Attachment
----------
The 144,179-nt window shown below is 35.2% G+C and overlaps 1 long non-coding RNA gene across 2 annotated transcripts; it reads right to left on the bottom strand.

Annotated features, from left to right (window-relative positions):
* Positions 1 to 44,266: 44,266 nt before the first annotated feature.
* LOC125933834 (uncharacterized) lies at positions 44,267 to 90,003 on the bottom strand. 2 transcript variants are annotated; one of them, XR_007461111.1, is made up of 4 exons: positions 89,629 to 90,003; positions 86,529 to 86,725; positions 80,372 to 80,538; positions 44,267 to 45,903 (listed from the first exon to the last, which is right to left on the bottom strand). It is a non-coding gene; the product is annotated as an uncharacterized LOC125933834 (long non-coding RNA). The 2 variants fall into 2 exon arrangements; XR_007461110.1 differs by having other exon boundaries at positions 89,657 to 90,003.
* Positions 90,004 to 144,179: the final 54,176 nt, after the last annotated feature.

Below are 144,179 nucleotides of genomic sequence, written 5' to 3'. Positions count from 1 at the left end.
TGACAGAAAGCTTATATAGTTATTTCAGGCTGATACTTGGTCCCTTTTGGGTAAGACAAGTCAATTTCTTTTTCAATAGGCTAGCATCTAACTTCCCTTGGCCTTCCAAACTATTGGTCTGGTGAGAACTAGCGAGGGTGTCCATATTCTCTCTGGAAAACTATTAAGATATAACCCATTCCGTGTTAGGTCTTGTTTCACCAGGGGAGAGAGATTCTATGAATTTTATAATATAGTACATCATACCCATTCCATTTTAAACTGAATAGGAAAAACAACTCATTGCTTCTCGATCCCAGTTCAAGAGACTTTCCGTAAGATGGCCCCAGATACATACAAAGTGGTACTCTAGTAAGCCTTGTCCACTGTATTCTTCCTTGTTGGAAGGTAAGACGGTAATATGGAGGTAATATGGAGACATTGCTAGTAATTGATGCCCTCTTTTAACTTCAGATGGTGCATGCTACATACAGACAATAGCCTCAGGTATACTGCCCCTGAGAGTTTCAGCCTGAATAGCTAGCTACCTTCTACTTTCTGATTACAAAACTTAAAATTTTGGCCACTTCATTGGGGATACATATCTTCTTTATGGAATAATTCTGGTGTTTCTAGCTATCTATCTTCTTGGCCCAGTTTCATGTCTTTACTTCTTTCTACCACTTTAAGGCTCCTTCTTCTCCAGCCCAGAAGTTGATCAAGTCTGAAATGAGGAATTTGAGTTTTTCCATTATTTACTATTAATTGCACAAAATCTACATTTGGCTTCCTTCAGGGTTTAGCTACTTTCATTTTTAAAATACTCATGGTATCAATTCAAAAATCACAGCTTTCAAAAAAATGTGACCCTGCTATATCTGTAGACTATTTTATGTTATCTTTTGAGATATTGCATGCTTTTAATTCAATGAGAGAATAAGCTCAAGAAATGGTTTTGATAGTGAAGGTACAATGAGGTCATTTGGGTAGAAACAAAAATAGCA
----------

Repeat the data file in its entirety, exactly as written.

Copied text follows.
The 144,179-nt window shown below is 35.2% G+C and overlaps 1 long non-coding RNA gene across 2 annotated transcripts; it reads right to left on the bottom strand.

Annotated features, from left to right (window-relative positions):
* Positions 1 to 44,266: 44,266 nt before the first annotated feature.
* LOC125933834 (uncharacterized) lies at positions 44,267 to 90,003 on the bottom strand. 2 transcript variants are annotated; one of them, XR_007461111.1, is made up of 4 exons: positions 89,629 to 90,003; positions 86,529 to 86,725; positions 80,372 to 80,538; positions 44,267 to 45,903 (listed from the first exon to the last, which is right to left on the bottom strand). It is a non-coding gene; the product is annotated as an uncharacterized LOC125933834 (long non-coding RNA). The 2 variants fall into 2 exon arrangements; XR_007461110.1 differs by having other exon boundaries at positions 89,657 to 90,003.
* Positions 90,004 to 144,179: the final 54,176 nt, after the last annotated feature.

Below are 144,179 nucleotides of genomic sequence, written 5' to 3'. Positions count from 1 at the left end.
TGACAGAAAGCTTATATAGTTATTTCAGGCTGATACTTGGTCCCTTTTGGGTAAGACAAGTCAATTTCTTTTTCAATAGGCTAGCATCTAACTTCCCTTGGCCTTCCAAACTATTGGTCTGGTGAGAACTAGCGAGGGTGTCCATATTCTCTCTGGAAAACTATTAAGATATAACCCATTCCGTGTTAGGTCTTGTTTCACCAGGGGAGAGAGATTCTATGAATTTTATAATATAGTACATCATACCCATTCCATTTTAAACTGAATAGGAAAAACAACTCATTGCTTCTCGATCCCAGTTCAAGAGACTTTCCGTAAGATGGCCCCAGATACATACAAAGTGGTACTCTAGTAAGCCTTGTCCACTGTATTCTTCCTTGTTGGAAGGTAAGACGGTAATATGGAGGTAATATGGAGACATTGCTAGTAATTGATGCCCTCTTTTAACTTCAGATGGTGCATGCTACATACAGACAATAGCCTCAGGTATACTGCCCCTGAGAGTTTCAGCCTGAATAGCTAGCTACCTTCTACTTTCTGATTACAAAACTTAAAATTTTGGCCACTTCATTGGGGATACATATCTTCTTTATGGAATAATTCTGGTGTTTCTAGCTATCTATCTTCTTGGCCCAGTTTCATGTCTTTACTTCTTTCTACCACTTTAAGGCTCCTTCTTCTCCAGCCCAGAAGTTGATCAAGTCTGAAATGAGGAATTTGAGTTTTTCCATTATTTACTATTAATTGCACAAAATCTACATTTGGCTTCCTTCAGGGTTTAGCTACTTTCATTTTTAAAATACTCATGGTATCAATTCAAAAATCACAGCTTTCAAAAAAATGTGACCCTGCTATATCTGTAGACTATTTTATGTTATCTTTTGAGATATTGCATGCTTTTAATTCAATGAGAGAATAAGCTCAAGAAATGGTTTTGATAGTGAAGGTACAATGAGGTCATTTGGGTAGAAACAAAAATAGCA